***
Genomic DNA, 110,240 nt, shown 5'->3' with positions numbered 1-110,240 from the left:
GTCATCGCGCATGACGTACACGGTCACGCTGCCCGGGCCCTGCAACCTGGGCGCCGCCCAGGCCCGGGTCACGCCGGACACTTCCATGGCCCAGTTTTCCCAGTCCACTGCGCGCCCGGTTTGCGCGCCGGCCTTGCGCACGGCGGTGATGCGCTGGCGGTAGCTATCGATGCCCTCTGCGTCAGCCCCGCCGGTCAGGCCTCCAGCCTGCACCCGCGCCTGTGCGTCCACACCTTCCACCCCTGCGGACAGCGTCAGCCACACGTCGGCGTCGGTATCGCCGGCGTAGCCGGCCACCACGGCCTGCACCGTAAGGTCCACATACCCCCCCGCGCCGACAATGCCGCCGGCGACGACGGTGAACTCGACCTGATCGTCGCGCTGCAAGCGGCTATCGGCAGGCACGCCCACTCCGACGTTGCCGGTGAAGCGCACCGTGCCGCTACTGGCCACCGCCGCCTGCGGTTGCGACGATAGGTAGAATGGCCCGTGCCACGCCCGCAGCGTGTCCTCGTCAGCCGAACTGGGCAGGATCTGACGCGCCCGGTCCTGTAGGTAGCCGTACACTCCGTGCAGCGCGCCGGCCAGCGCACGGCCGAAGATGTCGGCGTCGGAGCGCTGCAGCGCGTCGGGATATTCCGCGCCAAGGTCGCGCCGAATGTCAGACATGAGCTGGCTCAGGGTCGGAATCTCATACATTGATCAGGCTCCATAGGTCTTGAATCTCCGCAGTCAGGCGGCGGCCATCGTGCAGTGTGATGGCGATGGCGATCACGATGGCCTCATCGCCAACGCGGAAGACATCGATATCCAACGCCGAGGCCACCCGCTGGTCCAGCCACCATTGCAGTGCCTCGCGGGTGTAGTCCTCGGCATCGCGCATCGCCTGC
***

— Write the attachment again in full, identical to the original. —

Genomic DNA, 110,240 nt, shown 5'->3' with positions numbered 1-110,240 from the left:
GTCATCGCGCATGACGTACACGGTCACGCTGCCCGGGCCCTGCAACCTGGGCGCCGCCCAGGCCCGGGTCACGCCGGACACTTCCATGGCCCAGTTTTCCCAGTCCACTGCGCGCCCGGTTTGCGCGCCGGCCTTGCGCACGGCGGTGATGCGCTGGCGGTAGCTATCGATGCCCTCTGCGTCAGCCCCGCCGGTCAGGCCTCCAGCCTGCACCCGCGCCTGTGCGTCCACACCTTCCACCCCTGCGGACAGCGTCAGCCACACGTCGGCGTCGGTATCGCCGGCGTAGCCGGCCACCACGGCCTGCACCGTAAGGTCCACATACCCCCCCGCGCCGACAATGCCGCCGGCGACGACGGTGAACTCGACCTGATCGTCGCGCTGCAAGCGGCTATCGGCAGGCACGCCCACTCCGACGTTGCCGGTGAAGCGCACCGTGCCGCTACTGGCCACCGCCGCCTGCGGTTGCGACGATAGGTAGAATGGCCCGTGCCACGCCCGCAGCGTGTCCTCGTCAGCCGAACTGGGCAGGATCTGACGCGCCCGGTCCTGTAGGTAGCCGTACACTCCGTGCAGCGCGCCGGCCAGCGCACGGCCGAAGATGTCGGCGTCGGAGCGCTGCAGCGCGTCGGGATATTCCGCGCCAAGGTCGCGCCGAATGTCAGACATGAGCTGGCTCAGGGTCGGAATCTCATACATTGATCAGGCTCCATAGGTCTTGAATCTCCGCAGTCAGGCGGCGGCCATCGTGCAGTGTGATGGCGATGGCGATCACGATGGCCTCATCGCCAACGCGGAAGACATCGATATCCAACGCCGAGGCCACCCGCTGGTCCAGCCACCATTGCAGTGCCTCGCGGGTGTAGTCCTCGGCATCGCGCATCGCCTGC